Re: [Softwires] PSID format as described in rfc 7597 vs. rfc 7598 Mon, 25 July 2016 19:05 UTC

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Date: Mon, 25 Jul 2016 21:05:22 +0200
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Subject: Re: [Softwires] PSID format as described in rfc 7597 vs. rfc 7598
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> I just want to make sure that I'm not misunderstanding this:
> RFC 7597, section 6 describes the last 16 Bits of the construction of the Ipv6 interface identifier as follows:
>    The PSID field is left-padded with zeros to create a 16-bit field.
> RFC7598 Section 5.1. describes the format for provision the PSID to clients with the following text:
>    o  PSID: 16 bits long.  The PSID value algorithmically identifies a set of ports assigned to a CE. The first k bits on the left of this field contain the PSID binary value.  The remaining (16 - k) bits on the right are padding zeros.
> To me this seems that the two RFCs use two different formats to express the same information in a field with the same name.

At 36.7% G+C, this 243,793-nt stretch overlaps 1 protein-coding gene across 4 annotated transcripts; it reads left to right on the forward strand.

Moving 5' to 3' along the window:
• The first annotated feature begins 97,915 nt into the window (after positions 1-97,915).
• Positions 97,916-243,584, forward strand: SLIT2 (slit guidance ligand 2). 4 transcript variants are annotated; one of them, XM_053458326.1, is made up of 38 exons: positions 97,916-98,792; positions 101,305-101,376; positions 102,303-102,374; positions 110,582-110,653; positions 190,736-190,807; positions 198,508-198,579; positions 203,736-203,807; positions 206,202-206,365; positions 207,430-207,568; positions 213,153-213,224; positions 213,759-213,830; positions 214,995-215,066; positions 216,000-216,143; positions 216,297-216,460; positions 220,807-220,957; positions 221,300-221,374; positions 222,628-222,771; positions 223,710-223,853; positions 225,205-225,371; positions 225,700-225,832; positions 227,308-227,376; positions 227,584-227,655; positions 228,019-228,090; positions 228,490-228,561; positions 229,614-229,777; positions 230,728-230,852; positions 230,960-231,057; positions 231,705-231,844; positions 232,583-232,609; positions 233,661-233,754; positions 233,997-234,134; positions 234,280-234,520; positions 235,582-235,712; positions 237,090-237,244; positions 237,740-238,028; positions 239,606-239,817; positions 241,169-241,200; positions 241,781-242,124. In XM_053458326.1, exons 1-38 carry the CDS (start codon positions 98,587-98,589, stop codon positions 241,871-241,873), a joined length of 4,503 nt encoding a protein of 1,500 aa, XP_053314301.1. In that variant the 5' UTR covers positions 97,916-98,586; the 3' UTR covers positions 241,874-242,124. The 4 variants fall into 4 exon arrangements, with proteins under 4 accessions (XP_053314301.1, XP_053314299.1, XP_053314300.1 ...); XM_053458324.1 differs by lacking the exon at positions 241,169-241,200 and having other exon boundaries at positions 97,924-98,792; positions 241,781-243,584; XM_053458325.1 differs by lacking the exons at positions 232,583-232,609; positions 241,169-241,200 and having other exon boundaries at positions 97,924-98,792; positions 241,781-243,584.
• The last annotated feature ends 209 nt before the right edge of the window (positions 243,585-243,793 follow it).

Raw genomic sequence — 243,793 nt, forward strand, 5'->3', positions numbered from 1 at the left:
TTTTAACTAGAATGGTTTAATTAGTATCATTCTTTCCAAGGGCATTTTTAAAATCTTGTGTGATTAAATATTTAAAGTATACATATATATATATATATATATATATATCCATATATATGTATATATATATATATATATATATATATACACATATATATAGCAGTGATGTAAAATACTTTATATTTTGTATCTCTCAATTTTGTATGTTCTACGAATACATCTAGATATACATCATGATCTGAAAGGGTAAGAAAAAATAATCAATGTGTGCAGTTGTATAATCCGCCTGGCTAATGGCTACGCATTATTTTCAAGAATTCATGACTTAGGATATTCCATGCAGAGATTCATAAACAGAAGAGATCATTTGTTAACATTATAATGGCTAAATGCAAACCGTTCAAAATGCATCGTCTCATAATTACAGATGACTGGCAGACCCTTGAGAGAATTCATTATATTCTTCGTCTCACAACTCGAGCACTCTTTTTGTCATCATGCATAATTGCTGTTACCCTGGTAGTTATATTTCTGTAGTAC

> Lets assume an example where the port split ratio is 6 (=k), slicing the IPv4 address up into up 2**6 = 64 slices, each segment having 1024 ports.
> In RFC 7597, to select the third port-range, the parameters become OFFSET 0, PSID-LEN 6, PSID 0x2 (left padded with zeros to 16 bits)
> In RFC 7598, to select the third port-range, the parameters become OFFSET 0, PSID-LEN 6, PSID 0x800 (leftmost k-bits on this field contain the PSID binary value, which is right padded with zeros to fit 16 bits)
> So,
> 1, Is my understanding of the two RFC's PSID formats correct?

I believe so.

> 2, What's the reason for the difference in the formats?

Good question. The 7597 PSID in the IID is mainly there for pretty printing / troubleshooting, and it makes sense to left pad it.
I can only guess about the 7598 format, possibly to keep the PSID field consistent with the other fields (prefix) which are all right padded.

Best regards,